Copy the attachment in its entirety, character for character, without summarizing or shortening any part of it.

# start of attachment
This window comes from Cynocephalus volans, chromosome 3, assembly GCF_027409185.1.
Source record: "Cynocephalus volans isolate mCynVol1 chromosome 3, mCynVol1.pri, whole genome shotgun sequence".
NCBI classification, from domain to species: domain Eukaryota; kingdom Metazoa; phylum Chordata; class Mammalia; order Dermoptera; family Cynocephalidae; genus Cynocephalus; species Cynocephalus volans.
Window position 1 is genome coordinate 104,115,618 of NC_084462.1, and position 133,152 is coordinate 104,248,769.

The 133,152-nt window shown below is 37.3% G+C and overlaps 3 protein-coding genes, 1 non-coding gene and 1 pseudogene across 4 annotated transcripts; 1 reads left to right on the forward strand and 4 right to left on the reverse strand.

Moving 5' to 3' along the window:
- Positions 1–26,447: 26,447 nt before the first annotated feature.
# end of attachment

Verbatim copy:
This window comes from Cynocephalus volans, chromosome 3, assembly GCF_027409185.1.
Source record: "Cynocephalus volans isolate mCynVol1 chromosome 3, mCynVol1.pri, whole genome shotgun sequence".
NCBI classification, from domain to species: domain Eukaryota; kingdom Metazoa; phylum Chordata; class Mammalia; order Dermoptera; family Cynocephalidae; genus Cynocephalus; species Cynocephalus volans.
Window position 1 is genome coordinate 104,115,618 of NC_084462.1, and position 133,152 is coordinate 104,248,769.

The 133,152-nt window shown below is 37.3% G+C and overlaps 3 protein-coding genes, 1 non-coding gene and 1 pseudogene across 4 annotated transcripts; 1 reads left to right on the forward strand and 4 right to left on the reverse strand.

Moving 5' to 3' along the window:
- Positions 1–26,447: 26,447 nt before the first annotated feature.